Vickers 284 Warwick
1939
Back to the Virtual Aircraft Museum
  BOMBER, RECONNAISSANCEVirtual Aircraft Museum / United Kingdom / Vickers  

Vickers 284 Warwick

The Warwick was a slightly enlarged version of the Wellington and employed the same geodetic form of construction. It was designed originally to Specification B. 1/35 to replace the Wellington. But because the generation of four-engined bombers was also being produced at the same time, it was subsequently adapted for reconnaissance duties with Coastal Command and first went into service in 1943. Other models were built for transport and air-sea rescue duties. The final version, the GR.V, entered service in 1945 and carried bombs, mines or depth-charges. About 840 production Warwicks were built.

3-View 
Vickers 284 WarwickA three-view drawing (828 x 1042)


Specification 
 MODEL"Warwick" GR Mk.II
 CREW6
 ENGINE2 x Bristol "Centaur VI", 1864kW
 WEIGHTS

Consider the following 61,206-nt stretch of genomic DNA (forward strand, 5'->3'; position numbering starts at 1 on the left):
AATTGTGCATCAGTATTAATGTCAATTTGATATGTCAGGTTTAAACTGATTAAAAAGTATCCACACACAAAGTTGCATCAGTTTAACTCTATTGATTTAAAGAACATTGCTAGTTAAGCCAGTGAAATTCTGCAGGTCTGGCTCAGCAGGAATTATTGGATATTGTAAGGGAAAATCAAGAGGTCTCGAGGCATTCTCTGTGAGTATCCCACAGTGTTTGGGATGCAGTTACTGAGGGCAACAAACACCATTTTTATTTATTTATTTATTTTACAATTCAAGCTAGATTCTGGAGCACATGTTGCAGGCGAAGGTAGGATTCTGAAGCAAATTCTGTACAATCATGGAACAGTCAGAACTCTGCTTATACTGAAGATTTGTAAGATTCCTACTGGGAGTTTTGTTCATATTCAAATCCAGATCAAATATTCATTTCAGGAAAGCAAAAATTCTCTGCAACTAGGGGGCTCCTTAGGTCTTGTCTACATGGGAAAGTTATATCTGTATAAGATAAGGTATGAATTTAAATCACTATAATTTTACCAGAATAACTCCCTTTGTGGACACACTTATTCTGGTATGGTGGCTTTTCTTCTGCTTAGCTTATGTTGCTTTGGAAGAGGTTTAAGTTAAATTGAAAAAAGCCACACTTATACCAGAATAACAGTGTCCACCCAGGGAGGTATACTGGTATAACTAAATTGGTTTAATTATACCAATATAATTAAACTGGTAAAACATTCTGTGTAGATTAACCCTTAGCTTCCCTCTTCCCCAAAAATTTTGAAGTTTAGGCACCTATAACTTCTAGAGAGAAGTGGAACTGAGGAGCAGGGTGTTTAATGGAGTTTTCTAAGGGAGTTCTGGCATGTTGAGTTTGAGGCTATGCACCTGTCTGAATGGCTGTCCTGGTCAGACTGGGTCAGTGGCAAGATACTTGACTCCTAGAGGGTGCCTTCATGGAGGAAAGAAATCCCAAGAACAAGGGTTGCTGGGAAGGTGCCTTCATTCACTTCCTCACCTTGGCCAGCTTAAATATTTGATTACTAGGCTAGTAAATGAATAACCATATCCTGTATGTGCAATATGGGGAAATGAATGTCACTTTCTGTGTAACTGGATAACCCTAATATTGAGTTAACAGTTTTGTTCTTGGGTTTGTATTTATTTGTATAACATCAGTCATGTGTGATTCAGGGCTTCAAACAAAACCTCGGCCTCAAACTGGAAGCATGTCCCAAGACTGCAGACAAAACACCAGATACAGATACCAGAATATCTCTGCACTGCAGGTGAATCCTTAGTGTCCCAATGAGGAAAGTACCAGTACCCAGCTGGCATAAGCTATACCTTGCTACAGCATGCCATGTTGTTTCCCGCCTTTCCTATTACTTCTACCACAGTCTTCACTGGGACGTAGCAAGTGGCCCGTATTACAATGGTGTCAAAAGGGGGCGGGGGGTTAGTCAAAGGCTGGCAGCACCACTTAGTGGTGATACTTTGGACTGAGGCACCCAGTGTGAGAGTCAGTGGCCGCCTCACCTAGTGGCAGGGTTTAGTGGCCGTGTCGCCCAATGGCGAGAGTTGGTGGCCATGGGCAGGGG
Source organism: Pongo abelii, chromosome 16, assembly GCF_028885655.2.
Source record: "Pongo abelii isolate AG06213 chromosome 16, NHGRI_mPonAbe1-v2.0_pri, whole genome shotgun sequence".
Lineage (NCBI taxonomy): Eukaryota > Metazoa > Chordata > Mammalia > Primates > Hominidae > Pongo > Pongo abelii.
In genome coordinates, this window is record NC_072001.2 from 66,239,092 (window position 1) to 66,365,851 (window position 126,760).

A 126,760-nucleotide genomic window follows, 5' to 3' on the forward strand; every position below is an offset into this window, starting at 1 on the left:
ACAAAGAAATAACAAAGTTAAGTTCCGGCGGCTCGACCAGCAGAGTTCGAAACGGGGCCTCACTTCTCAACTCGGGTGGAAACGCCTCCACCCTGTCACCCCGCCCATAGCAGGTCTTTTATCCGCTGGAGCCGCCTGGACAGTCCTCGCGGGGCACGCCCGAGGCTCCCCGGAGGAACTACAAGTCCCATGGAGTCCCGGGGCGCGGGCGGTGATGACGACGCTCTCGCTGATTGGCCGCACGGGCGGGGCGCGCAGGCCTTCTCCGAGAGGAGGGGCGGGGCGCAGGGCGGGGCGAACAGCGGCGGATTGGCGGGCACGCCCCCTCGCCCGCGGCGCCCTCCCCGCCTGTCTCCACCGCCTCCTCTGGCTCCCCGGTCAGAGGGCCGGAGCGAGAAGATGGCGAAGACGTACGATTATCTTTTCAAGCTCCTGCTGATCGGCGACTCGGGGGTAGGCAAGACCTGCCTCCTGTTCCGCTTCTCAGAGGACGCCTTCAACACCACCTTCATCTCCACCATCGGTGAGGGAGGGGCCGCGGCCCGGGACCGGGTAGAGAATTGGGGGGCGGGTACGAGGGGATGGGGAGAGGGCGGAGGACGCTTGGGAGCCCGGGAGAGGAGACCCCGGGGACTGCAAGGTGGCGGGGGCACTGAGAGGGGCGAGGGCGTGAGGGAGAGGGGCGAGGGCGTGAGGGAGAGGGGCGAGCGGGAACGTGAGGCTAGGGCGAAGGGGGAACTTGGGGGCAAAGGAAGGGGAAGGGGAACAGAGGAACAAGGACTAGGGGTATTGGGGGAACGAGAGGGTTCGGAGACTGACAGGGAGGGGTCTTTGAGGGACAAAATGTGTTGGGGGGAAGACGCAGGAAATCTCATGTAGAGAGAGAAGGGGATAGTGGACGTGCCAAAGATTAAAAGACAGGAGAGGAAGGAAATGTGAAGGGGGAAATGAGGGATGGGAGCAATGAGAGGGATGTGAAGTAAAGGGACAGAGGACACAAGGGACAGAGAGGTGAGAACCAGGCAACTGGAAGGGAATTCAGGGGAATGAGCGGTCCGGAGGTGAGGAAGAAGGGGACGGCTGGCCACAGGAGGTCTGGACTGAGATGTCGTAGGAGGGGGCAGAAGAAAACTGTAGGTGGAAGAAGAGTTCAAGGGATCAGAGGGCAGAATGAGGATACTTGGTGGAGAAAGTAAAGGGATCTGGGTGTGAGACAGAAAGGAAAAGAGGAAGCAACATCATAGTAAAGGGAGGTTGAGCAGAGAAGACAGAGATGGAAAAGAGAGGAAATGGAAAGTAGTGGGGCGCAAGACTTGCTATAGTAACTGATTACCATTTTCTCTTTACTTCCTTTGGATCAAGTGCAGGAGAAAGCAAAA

Take-off weight23247 kg51251 lb
    Empty weight14118 kg31125 lb
 DIMENSIONS
    Wingspan29.48 m97 ft 9 in
    Length20.88 m69 ft 6 in
    Height5.64 m19 ft 6 in
 PERFORMANCE
    Max. speed422 km/h262 mph
    Ceiling5790 m19000 ft
    Range3460 km2150 miles
 ARMAMENT8 x 7.7mm machine-guns, 6900kg of bombs

Comments
Clipper, 01.08.2011

John, tell your old man thanks, if you still can. We appreciated the Warwicks flying with Coastal Command, as they almost always got our downed chums home. Unfortunatley, when we crashed, we did so over France, so their lifeboat wasn't as effective.

napo, 21.06.2011

mines or depth-charges. About 840 production Warwicks were built.

, 21.06.2011

Vickers 284 Warwick

bombardier, 25.05.2011

Looks like a big Wellington

Bob, 14.12.2010

Finger trouble in last comment - it's WING Bucks. not Beds. Also wanted to ask if anyone else remembers this??

Bob, 14.12.2010

#26 OTU RAF WING Beds.flew Wellingtons.Two WarwickII's HG349&HG350 with Bristol Centaurus VII engines were introduced into the regular program and I and my crew were chosen to do the course on them, commencing March 1945. We understood this was to provide easier transition to the upcoming Lincoln. Great aircraft to fly and much fun buzzing the odd B17 that no doubt thought we were just another Wimpey.

john, 04.10.2010

my father flew this plane in s. africa,mediteranian,italy during the 2nd world war. great aircraft

Do you have any comments about this aircraft ?

Name    E-mail


COMPANY
PROFILE



All the World's Rotorcraft


Virtual Aircraft Museum


All rhe World's Rotorcraft AVIATION TOP 100 - www.avitop.com Avitop.com